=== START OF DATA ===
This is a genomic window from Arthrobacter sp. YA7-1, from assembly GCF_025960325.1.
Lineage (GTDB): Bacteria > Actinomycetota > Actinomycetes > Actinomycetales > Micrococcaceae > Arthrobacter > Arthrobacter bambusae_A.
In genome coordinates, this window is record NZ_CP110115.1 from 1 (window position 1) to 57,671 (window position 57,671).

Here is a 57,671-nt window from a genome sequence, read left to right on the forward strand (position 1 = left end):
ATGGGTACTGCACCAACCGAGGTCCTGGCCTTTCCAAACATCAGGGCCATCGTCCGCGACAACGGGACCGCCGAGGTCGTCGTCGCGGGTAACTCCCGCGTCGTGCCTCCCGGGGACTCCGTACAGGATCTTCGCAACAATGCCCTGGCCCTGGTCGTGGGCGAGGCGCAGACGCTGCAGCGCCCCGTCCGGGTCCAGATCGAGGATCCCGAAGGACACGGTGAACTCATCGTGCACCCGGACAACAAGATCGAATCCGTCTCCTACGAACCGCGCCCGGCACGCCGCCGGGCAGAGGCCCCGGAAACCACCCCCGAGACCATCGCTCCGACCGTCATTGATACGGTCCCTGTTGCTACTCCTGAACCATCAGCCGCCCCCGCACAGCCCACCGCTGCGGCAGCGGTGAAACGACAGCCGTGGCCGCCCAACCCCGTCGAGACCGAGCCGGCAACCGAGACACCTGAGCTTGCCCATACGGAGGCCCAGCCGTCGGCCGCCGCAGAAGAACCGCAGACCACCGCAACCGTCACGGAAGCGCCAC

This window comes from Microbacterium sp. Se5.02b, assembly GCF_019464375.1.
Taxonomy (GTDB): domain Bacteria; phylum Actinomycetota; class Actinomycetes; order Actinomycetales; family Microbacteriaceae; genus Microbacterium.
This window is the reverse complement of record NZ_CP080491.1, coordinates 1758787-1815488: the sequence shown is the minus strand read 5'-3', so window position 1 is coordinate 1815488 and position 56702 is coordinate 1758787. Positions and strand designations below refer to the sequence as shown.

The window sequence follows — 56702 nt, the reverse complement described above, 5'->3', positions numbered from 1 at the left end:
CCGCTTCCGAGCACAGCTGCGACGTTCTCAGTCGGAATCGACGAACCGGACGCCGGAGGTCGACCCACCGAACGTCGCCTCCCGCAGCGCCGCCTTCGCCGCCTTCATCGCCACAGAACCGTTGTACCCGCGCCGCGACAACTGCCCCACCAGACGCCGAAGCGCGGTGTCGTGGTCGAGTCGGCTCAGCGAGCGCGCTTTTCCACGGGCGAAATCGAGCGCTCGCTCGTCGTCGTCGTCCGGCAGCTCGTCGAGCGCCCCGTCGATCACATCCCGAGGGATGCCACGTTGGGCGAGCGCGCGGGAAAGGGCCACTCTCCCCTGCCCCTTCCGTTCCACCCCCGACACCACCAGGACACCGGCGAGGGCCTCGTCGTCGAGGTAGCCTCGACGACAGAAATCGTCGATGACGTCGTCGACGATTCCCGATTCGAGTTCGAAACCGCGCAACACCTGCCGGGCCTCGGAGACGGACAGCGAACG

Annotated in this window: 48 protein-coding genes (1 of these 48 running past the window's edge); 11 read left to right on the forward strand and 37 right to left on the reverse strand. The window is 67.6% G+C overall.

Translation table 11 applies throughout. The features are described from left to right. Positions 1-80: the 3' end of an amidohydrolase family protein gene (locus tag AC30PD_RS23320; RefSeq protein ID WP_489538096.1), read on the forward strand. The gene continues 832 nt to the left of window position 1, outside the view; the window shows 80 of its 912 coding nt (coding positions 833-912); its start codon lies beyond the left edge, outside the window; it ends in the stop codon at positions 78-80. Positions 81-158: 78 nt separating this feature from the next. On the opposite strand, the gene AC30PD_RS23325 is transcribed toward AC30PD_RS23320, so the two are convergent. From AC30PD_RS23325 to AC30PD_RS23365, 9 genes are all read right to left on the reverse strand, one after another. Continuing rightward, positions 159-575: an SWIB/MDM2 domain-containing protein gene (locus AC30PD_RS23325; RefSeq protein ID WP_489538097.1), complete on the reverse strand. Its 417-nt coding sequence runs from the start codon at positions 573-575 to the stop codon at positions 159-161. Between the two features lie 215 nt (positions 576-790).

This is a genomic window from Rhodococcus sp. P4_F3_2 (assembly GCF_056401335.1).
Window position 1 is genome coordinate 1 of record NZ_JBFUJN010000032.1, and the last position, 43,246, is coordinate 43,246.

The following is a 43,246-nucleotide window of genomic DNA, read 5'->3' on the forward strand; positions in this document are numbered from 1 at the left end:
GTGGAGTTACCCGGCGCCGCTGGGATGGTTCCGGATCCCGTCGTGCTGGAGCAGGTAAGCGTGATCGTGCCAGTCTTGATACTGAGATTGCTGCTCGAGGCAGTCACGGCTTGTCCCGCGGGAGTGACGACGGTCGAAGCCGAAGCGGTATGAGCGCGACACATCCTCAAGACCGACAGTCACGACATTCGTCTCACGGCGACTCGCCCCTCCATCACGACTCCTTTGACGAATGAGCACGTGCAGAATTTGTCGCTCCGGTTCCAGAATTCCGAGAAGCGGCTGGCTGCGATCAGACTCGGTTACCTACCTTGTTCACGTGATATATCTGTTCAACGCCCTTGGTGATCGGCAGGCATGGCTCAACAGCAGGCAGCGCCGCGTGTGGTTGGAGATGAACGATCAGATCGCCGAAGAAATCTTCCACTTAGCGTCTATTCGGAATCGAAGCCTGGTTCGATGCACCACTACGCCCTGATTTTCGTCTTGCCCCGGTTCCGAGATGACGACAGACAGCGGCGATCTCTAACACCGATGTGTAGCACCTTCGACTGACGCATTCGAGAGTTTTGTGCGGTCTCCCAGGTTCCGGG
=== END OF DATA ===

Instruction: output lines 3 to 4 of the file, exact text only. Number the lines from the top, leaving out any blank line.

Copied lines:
In genome coordinates, this window is record NZ_CP110115.1 from 1 (window position 1) to 57,671 (window position 57,671).

Here is a 57,671-nt window from a genome sequence, read left to right on the forward strand (position 1 = left end):